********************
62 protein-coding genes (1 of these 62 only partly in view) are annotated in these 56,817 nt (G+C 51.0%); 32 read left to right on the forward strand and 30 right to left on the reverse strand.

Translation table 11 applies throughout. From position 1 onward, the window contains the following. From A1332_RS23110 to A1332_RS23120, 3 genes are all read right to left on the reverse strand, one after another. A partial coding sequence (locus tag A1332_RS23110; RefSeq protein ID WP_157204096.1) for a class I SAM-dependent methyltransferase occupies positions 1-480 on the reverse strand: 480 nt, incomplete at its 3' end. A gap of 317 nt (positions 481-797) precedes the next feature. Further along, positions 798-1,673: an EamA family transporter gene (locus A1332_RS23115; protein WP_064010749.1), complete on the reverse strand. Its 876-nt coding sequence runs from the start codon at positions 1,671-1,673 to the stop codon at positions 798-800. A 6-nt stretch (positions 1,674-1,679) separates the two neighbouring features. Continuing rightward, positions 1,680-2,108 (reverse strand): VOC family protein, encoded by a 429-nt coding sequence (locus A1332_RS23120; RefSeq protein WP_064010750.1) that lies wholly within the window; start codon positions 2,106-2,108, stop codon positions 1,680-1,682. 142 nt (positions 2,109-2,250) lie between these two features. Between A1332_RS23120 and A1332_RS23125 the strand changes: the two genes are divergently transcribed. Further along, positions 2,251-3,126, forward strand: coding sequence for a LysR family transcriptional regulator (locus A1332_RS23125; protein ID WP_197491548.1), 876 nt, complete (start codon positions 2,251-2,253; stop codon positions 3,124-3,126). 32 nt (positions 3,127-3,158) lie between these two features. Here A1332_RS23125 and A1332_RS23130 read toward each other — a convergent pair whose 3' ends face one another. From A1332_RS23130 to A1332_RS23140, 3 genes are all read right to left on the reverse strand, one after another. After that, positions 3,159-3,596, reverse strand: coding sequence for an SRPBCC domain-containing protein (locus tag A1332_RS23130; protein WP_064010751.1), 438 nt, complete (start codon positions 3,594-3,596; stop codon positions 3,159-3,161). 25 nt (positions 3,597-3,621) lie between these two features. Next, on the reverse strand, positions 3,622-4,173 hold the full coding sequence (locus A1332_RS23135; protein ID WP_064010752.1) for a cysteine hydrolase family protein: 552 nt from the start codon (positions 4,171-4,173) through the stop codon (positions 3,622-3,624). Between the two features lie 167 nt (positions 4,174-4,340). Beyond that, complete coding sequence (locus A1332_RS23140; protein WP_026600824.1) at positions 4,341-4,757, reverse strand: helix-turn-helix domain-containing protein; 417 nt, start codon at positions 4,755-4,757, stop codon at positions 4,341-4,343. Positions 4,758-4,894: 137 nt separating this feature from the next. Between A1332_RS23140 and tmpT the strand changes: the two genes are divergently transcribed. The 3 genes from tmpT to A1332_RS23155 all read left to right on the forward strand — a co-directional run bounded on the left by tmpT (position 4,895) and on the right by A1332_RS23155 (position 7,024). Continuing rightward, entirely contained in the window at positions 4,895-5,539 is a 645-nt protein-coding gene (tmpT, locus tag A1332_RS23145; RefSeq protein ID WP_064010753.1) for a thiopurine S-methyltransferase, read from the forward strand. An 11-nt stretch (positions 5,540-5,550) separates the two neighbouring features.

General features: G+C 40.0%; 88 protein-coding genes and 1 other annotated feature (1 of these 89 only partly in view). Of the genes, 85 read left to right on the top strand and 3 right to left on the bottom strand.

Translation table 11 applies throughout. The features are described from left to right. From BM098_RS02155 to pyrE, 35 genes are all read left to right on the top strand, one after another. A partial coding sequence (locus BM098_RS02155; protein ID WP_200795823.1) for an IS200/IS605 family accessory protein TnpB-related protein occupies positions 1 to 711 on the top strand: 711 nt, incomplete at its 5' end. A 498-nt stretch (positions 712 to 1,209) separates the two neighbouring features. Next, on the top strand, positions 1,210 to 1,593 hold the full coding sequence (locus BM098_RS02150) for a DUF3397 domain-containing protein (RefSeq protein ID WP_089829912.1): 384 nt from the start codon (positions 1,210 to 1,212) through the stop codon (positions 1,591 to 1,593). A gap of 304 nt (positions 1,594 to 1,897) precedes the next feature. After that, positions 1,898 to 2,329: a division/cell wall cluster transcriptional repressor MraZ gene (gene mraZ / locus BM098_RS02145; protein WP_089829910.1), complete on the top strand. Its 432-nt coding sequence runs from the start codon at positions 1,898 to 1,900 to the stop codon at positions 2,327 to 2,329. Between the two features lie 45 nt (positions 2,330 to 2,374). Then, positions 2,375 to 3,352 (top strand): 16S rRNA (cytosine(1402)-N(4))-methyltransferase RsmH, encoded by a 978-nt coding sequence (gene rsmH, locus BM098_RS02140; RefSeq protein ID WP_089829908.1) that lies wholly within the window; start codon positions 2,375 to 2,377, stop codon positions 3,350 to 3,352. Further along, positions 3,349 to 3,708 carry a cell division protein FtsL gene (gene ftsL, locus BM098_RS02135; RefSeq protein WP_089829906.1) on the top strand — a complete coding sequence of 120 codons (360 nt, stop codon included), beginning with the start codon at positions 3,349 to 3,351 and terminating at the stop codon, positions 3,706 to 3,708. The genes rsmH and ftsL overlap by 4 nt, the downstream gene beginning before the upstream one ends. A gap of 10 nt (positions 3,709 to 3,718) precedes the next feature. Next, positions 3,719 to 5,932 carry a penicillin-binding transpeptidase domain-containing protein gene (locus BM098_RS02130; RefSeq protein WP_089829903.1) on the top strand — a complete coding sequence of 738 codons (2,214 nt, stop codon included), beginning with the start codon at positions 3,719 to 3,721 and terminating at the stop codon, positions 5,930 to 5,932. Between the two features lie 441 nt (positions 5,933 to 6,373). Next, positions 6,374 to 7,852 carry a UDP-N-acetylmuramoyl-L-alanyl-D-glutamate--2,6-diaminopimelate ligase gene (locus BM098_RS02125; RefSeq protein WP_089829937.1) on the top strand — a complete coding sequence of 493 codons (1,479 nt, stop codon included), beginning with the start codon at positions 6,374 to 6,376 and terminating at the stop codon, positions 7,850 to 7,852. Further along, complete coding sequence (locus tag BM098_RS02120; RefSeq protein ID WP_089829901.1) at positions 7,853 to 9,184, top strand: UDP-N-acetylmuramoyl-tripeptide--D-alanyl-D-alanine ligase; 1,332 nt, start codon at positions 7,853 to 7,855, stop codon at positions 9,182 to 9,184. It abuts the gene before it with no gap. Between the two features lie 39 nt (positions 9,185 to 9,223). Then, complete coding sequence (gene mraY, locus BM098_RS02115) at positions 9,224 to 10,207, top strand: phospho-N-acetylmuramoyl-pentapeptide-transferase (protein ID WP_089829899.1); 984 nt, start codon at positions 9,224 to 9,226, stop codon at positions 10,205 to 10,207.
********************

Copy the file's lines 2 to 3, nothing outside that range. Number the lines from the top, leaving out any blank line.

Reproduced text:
Translation table 11 applies throughout. From position 1 onward, the window contains the following. From A1332_RS23110 to A1332_RS23120, 3 genes are all read right to left on the reverse strand, one after another. A partial coding sequence (locus tag A1332_RS23110; RefSeq protein ID WP_157204096.1) for a class I SAM-dependent methyltransferase occupies positions 1-480 on the reverse strand: 480 nt, incomplete at its 3' end. A gap of 317 nt (positions 481-797) precedes the next feature. Further along, positions 798-1,673: an EamA family transporter gene (locus A1332_RS23115; protein WP_064010749.1), complete on the reverse strand. Its 876-nt coding sequence runs from the start codon at positions 1,671-1,673 to the stop codon at positions 798-800. A 6-nt stretch (positions 1,674-1,679) separates the two neighbouring features. Continuing rightward, positions 1,680-2,108 (reverse strand): VOC family protein, encoded by a 429-nt coding sequence (locus A1332_RS23120; RefSeq protein WP_064010750.1) that lies wholly within the window; start codon positions 2,106-2,108, stop codon positions 1,680-1,682. 142 nt (positions 2,109-2,250) lie between these two features. Between A1332_RS23120 and A1332_RS23125 the strand changes: the two genes are divergently transcribed. Further along, positions 2,251-3,126, forward strand: coding sequence for a LysR family transcriptional regulator (locus A1332_RS23125; protein ID WP_197491548.1), 876 nt, complete (start codon positions 2,251-2,253; stop codon positions 3,124-3,126). 32 nt (positions 3,127-3,158) lie between these two features. Here A1332_RS23125 and A1332_RS23130 read toward each other — a convergent pair whose 3' ends face one another. From A1332_RS23130 to A1332_RS23140, 3 genes are all read right to left on the reverse strand, one after another. After that, positions 3,159-3,596, reverse strand: coding sequence for an SRPBCC domain-containing protein (locus tag A1332_RS23130; protein WP_064010751.1), 438 nt, complete (start codon positions 3,594-3,596; stop codon positions 3,159-3,161). 25 nt (positions 3,597-3,621) lie between these two features. Next, on the reverse strand, positions 3,622-4,173 hold the full coding sequence (locus A1332_RS23135; protein ID WP_064010752.1) for a cysteine hydrolase family protein: 552 nt from the start codon (positions 4,171-4,173) through the stop codon (positions 3,622-3,624). Between the two features lie 167 nt (positions 4,174-4,340). Beyond that, complete coding sequence (locus A1332_RS23140; protein WP_026600824.1) at positions 4,341-4,757, reverse strand: helix-turn-helix domain-containing protein; 417 nt, start codon at positions 4,755-4,757, stop codon at positions 4,341-4,343. Positions 4,758-4,894: 137 nt separating this feature from the next. Between A1332_RS23140 and tmpT the strand changes: the two genes are divergently transcribed. The 3 genes from tmpT to A1332_RS23155 all read left to right on the forward strand — a co-directional run bounded on the left by tmpT (position 4,895) and on the right by A1332_RS23155 (position 7,024). Continuing rightward, entirely contained in the window at positions 4,895-5,539 is a 645-nt protein-coding gene (tmpT, locus tag A1332_RS23145; RefSeq protein ID WP_064010753.1) for a thiopurine S-methyltransferase, read from the forward strand. An 11-nt stretch (positions 5,540-5,550) separates the two neighbouring features.

General features: G+C 40.0%; 88 protein-coding genes and 1 other annotated feature (1 of these 89 only partly in view). Of the genes, 85 read left to right on the top strand and 3 right to left on the bottom strand.